Anonymous (Justice) to Chicago Tribune Editor, December 9, 1911


Chicago, December 9, 1911

"The Hypocrites."

My what a feast for that morbid appetite of your bigoted minds. Irish policemen being discharged right and left, and innocent children and heart-broken wives being deprived of their bread, and being subjected to the most anguishing mental torture as a result.

Then there are the McNamara Bros. -- what a delicious desert that makes for the feast.  What a golden opportunity to show up the Irish, and I guess you are not making the best of the opportunity!

What was the cause for the McNamaras doing this mad act -- an act though they could not possibly benefit by it in any way, they did not hesitate to face death in its performance? There is just one reason for it. A brutal fiendish heart, such as directs the course of the papers I am now addressing. These cowardly hypocrites who really have not the courage of rodents, but who by their deceptive and damnable editorials, under the protection, technically, of our "just" laws, do a thousand times more injustice, and cause a million times more misery and sorrow than a hundred explosions, such as the McNamaras was responsible for.

For the McNamaras, I have nothing but sympathy. They had no selfish ends in view. They were not acting to benefit themselves. Their act, terrible in result though it was, was purely and simply the result of a crazed or maddened mind, as they probably seen into the fiendish [hypocrisy] of the paper they sought to demolish.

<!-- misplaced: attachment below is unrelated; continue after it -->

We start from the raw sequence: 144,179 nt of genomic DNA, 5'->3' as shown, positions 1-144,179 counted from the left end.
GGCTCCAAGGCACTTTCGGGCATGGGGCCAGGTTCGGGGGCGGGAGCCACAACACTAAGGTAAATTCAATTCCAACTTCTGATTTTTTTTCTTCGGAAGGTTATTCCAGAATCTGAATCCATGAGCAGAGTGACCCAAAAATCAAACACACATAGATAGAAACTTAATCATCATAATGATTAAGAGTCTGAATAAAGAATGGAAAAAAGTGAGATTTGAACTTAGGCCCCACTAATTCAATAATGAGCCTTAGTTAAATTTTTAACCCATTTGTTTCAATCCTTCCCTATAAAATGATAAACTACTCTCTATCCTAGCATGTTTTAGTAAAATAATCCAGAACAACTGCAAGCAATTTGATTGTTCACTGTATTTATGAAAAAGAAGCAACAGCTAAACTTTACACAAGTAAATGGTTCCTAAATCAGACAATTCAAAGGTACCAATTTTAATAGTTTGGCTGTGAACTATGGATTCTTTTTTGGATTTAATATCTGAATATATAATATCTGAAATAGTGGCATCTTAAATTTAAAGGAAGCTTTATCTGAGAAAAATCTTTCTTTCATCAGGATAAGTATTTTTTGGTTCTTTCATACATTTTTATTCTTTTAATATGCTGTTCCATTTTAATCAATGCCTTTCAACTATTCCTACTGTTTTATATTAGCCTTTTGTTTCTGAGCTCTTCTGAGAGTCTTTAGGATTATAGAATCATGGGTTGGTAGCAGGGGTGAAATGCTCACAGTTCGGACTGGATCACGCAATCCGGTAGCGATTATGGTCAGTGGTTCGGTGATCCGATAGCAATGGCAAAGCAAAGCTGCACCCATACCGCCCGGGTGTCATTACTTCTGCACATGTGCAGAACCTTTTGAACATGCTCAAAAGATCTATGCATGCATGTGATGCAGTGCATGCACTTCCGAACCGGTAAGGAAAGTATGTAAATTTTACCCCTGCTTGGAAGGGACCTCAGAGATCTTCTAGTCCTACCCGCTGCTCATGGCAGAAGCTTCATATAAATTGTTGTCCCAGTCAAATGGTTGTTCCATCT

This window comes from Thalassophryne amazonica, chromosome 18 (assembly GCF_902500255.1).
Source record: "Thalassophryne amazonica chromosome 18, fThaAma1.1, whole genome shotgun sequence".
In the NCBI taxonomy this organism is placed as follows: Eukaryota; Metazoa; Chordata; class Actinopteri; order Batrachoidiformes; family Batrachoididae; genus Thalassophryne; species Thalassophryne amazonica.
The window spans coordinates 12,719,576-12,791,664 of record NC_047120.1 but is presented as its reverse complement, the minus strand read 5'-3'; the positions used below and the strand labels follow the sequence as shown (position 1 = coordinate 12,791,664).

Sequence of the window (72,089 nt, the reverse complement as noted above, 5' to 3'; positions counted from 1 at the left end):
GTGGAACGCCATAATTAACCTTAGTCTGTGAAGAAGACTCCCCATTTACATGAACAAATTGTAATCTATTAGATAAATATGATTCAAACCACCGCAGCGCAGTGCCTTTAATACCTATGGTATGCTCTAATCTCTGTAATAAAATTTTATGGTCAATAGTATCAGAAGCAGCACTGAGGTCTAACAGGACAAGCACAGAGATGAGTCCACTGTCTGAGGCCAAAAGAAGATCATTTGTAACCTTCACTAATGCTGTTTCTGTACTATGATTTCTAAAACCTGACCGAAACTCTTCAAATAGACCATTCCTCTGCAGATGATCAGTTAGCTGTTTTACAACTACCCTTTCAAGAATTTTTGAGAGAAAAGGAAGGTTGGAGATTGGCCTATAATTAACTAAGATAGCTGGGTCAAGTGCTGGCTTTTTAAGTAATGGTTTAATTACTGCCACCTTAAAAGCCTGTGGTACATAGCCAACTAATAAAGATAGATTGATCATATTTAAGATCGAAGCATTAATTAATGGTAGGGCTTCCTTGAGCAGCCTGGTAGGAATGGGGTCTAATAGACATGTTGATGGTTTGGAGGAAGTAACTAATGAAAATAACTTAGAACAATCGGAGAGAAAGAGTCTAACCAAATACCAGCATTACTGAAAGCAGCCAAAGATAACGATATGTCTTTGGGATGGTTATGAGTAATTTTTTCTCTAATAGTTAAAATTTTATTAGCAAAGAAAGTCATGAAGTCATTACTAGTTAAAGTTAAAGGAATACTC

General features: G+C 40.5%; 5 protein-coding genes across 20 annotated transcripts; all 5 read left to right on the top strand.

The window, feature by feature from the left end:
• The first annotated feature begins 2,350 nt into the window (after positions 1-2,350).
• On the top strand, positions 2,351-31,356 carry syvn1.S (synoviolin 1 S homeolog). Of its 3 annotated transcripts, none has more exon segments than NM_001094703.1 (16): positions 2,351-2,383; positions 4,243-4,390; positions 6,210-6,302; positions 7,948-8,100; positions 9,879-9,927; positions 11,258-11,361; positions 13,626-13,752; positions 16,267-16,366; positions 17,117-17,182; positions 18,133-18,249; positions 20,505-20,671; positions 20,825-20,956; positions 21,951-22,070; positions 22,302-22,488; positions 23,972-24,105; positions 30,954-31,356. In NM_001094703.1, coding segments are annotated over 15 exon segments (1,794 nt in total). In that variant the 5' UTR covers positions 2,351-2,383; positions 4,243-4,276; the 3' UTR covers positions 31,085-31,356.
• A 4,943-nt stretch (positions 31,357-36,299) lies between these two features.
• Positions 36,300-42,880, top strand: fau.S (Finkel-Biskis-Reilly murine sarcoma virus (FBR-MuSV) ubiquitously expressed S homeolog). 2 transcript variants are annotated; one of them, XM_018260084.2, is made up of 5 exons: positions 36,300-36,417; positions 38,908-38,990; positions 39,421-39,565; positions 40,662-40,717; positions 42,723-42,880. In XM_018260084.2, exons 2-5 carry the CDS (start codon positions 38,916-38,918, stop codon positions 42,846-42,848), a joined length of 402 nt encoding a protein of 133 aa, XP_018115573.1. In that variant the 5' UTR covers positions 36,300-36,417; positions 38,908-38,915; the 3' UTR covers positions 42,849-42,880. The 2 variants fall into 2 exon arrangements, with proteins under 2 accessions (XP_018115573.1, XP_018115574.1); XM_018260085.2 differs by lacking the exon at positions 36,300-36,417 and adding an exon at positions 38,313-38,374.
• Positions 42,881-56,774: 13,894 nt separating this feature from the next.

A man who commits crime under these circumstances is more to be pitied than centured, but a man who racks his brain for schemes to trample and torture the down-trodden, and deliberately plans and carries out such fiendishness is the most hellish of criminals, and there are hundreds of thousands of just such vipers in the world [today], all of whom are held in the highest esteem, so to speak, but the conscientious man whose minds grasps, but is unable to withstands this outrageous conditions, and commits some physical violence, is, of course, held up as a fiendish criminal, and suffers a penalty commensurate therewith.

However, as I have often said before, there is a limit to everything, and I cannot help but feel that the limit of this rottenness is not far distant.  I read an article the other day by a noted minister expressing opinions along this line -- that there would be an awful day of reckoning soon, not improbably by divine justice.

However, you filthy vultures will doubtlessly carry on your dirty work, but I fear you may yet be called to account, with a severe penalty.


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